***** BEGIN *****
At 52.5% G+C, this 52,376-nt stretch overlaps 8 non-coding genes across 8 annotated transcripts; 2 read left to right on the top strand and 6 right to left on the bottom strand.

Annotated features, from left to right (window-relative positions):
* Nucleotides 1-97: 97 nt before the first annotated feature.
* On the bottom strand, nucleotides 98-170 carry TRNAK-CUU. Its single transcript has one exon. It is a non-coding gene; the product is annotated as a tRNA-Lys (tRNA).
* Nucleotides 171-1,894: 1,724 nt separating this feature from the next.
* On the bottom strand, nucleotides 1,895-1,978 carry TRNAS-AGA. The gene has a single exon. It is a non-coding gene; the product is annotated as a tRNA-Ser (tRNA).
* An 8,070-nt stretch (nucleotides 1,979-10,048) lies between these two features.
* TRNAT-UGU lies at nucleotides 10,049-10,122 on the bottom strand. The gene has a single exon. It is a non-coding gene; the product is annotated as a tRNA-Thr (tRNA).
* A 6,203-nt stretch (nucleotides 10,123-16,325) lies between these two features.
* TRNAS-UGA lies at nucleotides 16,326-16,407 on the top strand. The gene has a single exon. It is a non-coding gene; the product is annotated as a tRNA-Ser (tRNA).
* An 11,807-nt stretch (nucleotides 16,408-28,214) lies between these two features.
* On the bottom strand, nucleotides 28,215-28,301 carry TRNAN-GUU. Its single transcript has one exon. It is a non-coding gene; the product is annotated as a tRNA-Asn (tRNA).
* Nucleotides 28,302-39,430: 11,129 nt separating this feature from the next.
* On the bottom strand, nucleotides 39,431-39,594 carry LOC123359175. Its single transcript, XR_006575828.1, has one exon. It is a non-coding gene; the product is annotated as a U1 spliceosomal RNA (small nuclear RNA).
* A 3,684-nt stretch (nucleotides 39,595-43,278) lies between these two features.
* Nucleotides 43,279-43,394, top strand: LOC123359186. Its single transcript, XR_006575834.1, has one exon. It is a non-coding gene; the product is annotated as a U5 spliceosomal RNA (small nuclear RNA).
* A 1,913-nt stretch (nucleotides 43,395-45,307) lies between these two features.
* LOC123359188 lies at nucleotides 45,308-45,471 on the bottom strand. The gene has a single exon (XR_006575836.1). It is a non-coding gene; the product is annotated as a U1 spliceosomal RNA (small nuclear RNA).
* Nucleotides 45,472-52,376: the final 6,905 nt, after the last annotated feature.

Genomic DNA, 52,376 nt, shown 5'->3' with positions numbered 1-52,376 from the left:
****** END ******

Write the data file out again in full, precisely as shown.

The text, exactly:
At 52.5% G+C, this 52,376-nt stretch overlaps 8 non-coding genes across 8 annotated transcripts; 2 read left to right on the top strand and 6 right to left on the bottom strand.

Annotated features, from left to right (window-relative positions):
* Nucleotides 1-97: 97 nt before the first annotated feature.
* On the bottom strand, nucleotides 98-170 carry TRNAK-CUU. Its single transcript has one exon. It is a non-coding gene; the product is annotated as a tRNA-Lys (tRNA).
* Nucleotides 171-1,894: 1,724 nt separating this feature from the next.
* On the bottom strand, nucleotides 1,895-1,978 carry TRNAS-AGA. The gene has a single exon. It is a non-coding gene; the product is annotated as a tRNA-Ser (tRNA).
* An 8,070-nt stretch (nucleotides 1,979-10,048) lies between these two features.
* TRNAT-UGU lies at nucleotides 10,049-10,122 on the bottom strand. The gene has a single exon. It is a non-coding gene; the product is annotated as a tRNA-Thr (tRNA).
* A 6,203-nt stretch (nucleotides 10,123-16,325) lies between these two features.
* TRNAS-UGA lies at nucleotides 16,326-16,407 on the top strand. The gene has a single exon. It is a non-coding gene; the product is annotated as a tRNA-Ser (tRNA).
* An 11,807-nt stretch (nucleotides 16,408-28,214) lies between these two features.
* On the bottom strand, nucleotides 28,215-28,301 carry TRNAN-GUU. Its single transcript has one exon. It is a non-coding gene; the product is annotated as a tRNA-Asn (tRNA).
* Nucleotides 28,302-39,430: 11,129 nt separating this feature from the next.
* On the bottom strand, nucleotides 39,431-39,594 carry LOC123359175. Its single transcript, XR_006575828.1, has one exon. It is a non-coding gene; the product is annotated as a U1 spliceosomal RNA (small nuclear RNA).
* A 3,684-nt stretch (nucleotides 39,595-43,278) lies between these two features.
* Nucleotides 43,279-43,394, top strand: LOC123359186. Its single transcript, XR_006575834.1, has one exon. It is a non-coding gene; the product is annotated as a U5 spliceosomal RNA (small nuclear RNA).
* A 1,913-nt stretch (nucleotides 43,395-45,307) lies between these two features.
* LOC123359188 lies at nucleotides 45,308-45,471 on the bottom strand. The gene has a single exon (XR_006575836.1). It is a non-coding gene; the product is annotated as a U1 spliceosomal RNA (small nuclear RNA).
* Nucleotides 45,472-52,376: the final 6,905 nt, after the last annotated feature.

Genomic DNA, 52,376 nt, shown 5'->3' with positions numbered 1-52,376 from the left: